Redcap – Nightwatch

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Mann returns an AWOL soldier to a regiment who are back in the UK following a stint of active service. When Mann’s prisoner is struck in his absence, he’s determined to find the culprit. This leads onto a strange tale of ghosts and the regiment’s final, disastrous mission in Borneo ….

Making his television debut as Brown (the AWOL soldier) was Hywel Bennett. It’s a very eye-catching turn, although it couldn’t have been that easy to play (Brown’s handful of scenes see him in a highly hysterical state, still heavily traumatised by their Borneo mission).

Brian Wilde was cast against type as Graham, a sergeant busted down to private due to his drinking and insubordinate nature. It seems odd that Graham is imprisoned in a cell inside the barracks room – this means not only can he see his former charges, but he’s also able to chivvy them along when they start to fall into slack habits.  And that’s certainly the case – the platoon is in complete disarray, lacking any clear direction or authority.  Corporal Scowler (nice performance by Tim Preece) is completely ineffectual on this score.

Mann wonders why the platoon is still intact – given the Borneo misadventure and the aftermath it would have been logical for them to have been split up. But the CO (Joseph O’Conor) has a different view – he can see there’s poison amongst the men, but has decided that keeping them together will bring matters to a head.  For once, Mann comes across a CO who isn’t totally obstructive, although he certainly knows his own mind.  Allan Cuthbertson was born to play the role of Major Stokely – he a!ways looked perfect in a uniform and Stokely’s character – dogmatic and not too imaginative – was the sort of part that played to Cuthbertson’s strengths.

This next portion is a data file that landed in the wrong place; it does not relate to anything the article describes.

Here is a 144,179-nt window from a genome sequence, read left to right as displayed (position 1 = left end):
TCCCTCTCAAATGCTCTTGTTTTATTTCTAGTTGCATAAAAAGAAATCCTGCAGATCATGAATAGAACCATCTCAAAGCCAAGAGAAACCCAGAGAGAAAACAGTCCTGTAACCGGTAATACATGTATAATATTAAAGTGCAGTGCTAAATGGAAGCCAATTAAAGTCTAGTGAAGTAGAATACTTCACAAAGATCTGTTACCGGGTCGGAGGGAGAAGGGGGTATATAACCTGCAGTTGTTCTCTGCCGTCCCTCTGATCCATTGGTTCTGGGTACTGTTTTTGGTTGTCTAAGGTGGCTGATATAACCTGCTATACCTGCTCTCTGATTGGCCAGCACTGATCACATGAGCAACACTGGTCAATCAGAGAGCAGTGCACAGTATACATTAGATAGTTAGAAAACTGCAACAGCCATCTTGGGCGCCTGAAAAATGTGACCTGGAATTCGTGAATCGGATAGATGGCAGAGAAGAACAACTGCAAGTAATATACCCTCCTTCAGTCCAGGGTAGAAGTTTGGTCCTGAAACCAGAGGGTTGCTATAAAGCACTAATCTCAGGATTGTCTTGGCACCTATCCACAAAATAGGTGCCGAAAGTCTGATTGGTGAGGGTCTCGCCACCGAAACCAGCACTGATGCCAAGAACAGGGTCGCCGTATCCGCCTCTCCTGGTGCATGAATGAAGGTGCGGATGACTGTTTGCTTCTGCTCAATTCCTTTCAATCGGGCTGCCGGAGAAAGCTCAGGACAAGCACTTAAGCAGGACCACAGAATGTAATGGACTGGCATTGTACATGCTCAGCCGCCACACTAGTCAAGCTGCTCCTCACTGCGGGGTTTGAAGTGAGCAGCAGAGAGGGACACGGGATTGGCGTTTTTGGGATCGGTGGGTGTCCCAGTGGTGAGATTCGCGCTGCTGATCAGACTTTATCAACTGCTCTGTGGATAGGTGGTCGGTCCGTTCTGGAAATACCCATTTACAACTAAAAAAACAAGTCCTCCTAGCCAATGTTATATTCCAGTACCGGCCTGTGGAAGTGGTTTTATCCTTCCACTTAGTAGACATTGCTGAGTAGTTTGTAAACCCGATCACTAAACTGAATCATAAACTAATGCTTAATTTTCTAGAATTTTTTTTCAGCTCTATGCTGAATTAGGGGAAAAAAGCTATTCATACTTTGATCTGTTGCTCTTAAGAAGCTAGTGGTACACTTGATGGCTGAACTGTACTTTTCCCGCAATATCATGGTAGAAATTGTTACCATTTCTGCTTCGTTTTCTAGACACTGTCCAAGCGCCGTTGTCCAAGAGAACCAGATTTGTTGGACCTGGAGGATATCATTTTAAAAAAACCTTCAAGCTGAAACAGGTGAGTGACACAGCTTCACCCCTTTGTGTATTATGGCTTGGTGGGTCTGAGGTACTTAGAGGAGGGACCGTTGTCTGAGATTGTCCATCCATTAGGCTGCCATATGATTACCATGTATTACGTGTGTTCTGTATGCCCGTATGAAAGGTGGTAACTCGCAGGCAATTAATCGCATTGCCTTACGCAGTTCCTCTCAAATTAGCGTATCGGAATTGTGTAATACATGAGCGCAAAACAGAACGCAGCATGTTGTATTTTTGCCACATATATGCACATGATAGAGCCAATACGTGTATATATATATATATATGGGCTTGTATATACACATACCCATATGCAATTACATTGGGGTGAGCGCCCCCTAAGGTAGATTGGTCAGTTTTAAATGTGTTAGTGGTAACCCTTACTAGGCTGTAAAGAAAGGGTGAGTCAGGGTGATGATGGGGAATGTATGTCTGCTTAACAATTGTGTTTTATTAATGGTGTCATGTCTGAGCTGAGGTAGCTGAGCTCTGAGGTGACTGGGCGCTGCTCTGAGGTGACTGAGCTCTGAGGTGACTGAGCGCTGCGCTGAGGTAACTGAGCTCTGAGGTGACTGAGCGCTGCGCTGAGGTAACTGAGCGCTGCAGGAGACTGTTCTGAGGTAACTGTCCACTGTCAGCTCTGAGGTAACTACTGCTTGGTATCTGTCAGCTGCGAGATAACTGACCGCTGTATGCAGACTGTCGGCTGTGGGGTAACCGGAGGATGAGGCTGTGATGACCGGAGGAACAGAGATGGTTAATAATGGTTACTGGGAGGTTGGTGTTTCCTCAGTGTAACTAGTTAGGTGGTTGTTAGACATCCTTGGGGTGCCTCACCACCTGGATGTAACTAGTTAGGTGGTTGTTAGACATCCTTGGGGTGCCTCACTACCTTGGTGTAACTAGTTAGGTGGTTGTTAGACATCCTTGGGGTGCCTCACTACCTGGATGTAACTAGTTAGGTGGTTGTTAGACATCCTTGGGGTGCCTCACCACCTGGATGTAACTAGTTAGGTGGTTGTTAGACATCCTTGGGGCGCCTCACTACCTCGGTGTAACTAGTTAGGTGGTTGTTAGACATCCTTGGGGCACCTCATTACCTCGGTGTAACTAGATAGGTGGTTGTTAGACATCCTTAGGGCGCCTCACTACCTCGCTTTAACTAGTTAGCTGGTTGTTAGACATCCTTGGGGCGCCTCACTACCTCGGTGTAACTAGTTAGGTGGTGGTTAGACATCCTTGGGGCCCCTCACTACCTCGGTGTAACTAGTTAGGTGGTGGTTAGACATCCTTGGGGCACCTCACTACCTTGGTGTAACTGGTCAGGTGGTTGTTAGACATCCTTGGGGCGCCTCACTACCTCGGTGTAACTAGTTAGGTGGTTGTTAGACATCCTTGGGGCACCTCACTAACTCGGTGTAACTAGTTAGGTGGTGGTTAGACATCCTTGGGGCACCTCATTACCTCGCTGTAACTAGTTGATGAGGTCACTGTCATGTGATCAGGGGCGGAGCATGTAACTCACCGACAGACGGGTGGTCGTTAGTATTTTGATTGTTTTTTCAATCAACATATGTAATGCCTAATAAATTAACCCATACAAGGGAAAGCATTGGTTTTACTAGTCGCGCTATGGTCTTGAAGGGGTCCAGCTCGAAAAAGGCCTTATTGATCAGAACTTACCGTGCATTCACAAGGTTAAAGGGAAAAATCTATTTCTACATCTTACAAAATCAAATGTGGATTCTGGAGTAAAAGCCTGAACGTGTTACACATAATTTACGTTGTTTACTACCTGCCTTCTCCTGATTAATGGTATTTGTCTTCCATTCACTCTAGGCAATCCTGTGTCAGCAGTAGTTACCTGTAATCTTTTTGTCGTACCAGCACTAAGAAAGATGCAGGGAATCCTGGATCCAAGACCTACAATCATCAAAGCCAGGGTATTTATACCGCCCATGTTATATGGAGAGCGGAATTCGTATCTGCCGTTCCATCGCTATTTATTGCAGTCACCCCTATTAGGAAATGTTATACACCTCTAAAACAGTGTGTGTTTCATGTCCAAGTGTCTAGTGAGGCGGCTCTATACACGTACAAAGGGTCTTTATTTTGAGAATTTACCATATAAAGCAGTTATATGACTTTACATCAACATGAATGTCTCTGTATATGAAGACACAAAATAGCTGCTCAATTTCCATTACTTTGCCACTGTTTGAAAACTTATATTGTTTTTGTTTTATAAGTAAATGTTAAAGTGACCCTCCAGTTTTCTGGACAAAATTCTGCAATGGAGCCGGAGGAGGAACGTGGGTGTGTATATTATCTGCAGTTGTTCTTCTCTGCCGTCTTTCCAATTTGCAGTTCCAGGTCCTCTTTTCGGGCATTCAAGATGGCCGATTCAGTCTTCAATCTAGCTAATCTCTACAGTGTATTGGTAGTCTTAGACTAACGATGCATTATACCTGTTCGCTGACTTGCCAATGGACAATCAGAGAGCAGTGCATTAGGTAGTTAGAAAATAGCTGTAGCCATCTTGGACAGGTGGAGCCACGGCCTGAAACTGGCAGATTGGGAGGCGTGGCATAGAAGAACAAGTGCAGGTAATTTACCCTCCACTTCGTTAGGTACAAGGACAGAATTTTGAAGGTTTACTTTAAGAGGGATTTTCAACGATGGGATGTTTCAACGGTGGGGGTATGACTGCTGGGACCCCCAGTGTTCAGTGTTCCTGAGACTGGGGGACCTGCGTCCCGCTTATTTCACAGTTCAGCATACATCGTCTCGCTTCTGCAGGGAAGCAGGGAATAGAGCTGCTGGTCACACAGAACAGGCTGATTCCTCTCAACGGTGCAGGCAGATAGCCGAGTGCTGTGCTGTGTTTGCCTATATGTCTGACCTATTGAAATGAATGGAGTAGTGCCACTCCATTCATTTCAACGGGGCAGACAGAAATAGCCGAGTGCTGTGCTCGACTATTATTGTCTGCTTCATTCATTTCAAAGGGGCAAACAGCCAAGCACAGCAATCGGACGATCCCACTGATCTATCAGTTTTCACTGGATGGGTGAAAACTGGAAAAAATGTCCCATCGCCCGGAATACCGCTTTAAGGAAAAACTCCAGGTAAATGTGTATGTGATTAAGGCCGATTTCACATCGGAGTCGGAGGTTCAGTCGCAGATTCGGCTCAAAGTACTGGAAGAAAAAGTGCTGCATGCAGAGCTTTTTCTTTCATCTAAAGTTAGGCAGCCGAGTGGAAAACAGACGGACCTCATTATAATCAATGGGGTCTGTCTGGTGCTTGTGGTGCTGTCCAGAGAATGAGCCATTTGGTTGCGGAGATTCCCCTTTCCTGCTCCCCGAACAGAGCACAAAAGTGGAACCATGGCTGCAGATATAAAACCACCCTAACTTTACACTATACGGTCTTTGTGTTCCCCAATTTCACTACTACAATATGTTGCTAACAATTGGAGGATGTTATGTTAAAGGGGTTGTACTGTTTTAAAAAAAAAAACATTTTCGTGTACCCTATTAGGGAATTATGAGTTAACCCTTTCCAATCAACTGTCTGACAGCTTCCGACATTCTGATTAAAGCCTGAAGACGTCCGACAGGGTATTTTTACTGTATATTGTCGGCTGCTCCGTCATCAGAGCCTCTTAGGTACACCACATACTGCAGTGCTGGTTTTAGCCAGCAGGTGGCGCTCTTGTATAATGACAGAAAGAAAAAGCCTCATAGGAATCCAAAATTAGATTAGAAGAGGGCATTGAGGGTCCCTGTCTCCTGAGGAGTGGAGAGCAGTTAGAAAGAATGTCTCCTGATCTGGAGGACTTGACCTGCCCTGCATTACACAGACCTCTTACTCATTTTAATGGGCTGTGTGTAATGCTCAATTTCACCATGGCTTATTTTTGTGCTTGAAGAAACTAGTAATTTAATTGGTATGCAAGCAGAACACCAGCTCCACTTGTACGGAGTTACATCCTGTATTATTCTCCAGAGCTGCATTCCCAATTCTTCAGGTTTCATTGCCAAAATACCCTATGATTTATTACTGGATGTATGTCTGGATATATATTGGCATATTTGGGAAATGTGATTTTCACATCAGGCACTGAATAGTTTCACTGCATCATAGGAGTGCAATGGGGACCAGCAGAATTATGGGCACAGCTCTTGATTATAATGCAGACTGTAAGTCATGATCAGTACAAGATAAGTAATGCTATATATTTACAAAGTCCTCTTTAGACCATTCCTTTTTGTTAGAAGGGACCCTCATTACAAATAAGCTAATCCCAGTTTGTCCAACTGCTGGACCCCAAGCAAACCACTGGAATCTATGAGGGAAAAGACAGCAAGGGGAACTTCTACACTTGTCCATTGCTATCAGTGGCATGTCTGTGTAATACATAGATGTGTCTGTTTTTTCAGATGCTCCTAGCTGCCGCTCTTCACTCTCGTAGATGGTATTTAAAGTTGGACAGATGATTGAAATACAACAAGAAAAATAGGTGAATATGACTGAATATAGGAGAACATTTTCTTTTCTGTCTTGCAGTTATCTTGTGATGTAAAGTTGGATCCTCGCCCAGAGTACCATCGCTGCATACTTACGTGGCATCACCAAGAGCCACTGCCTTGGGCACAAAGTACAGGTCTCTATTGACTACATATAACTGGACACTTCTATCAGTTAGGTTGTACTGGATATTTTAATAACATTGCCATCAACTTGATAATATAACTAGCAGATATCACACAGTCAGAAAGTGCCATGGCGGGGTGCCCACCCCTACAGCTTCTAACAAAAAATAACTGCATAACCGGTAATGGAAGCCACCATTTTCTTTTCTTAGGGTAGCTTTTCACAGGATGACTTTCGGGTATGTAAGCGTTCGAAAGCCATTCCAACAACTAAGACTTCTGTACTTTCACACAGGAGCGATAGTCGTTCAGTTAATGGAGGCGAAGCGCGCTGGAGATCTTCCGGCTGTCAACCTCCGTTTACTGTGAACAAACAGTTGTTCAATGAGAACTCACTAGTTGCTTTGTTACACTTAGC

The platoon are all deftly sketched in, especially Molt (Griffith Davies) and Metcalfe (Graham Rouse). Somebody seems to be spreading stories that the ghosts of their dead comrades are haunting the barracks (good of the spooks to have hopped back on the plane from Borneo with them) and bizarre as this may seem, more and more of the soldiers are beginning to believe it.

Given the lingering PTSD some must be suffering that’s understandable, although this doesn’t explain why several new recruits, only recently signed on, are also spooked (refusing to patrol the parts of the camp which appear to be favoured by the ghost).  Nightwatch has, unsurprisingly, a night-time setting, which allows for plenty of shadows and the possibility that something might be out there.  Bill Bain’s direction is pretty workmanlike, although there’s the odd interesting flourish along the way.

John Thaw continues to smoulder away to good effect.  After Brown is struck, you know that Mann will be implacable in his mission to find the culprit.  He – unlike Scowler – has no fear in facing down a barrack room of insubordinate soldiers.  Mann’s brief shouting match with Graham is another highlight.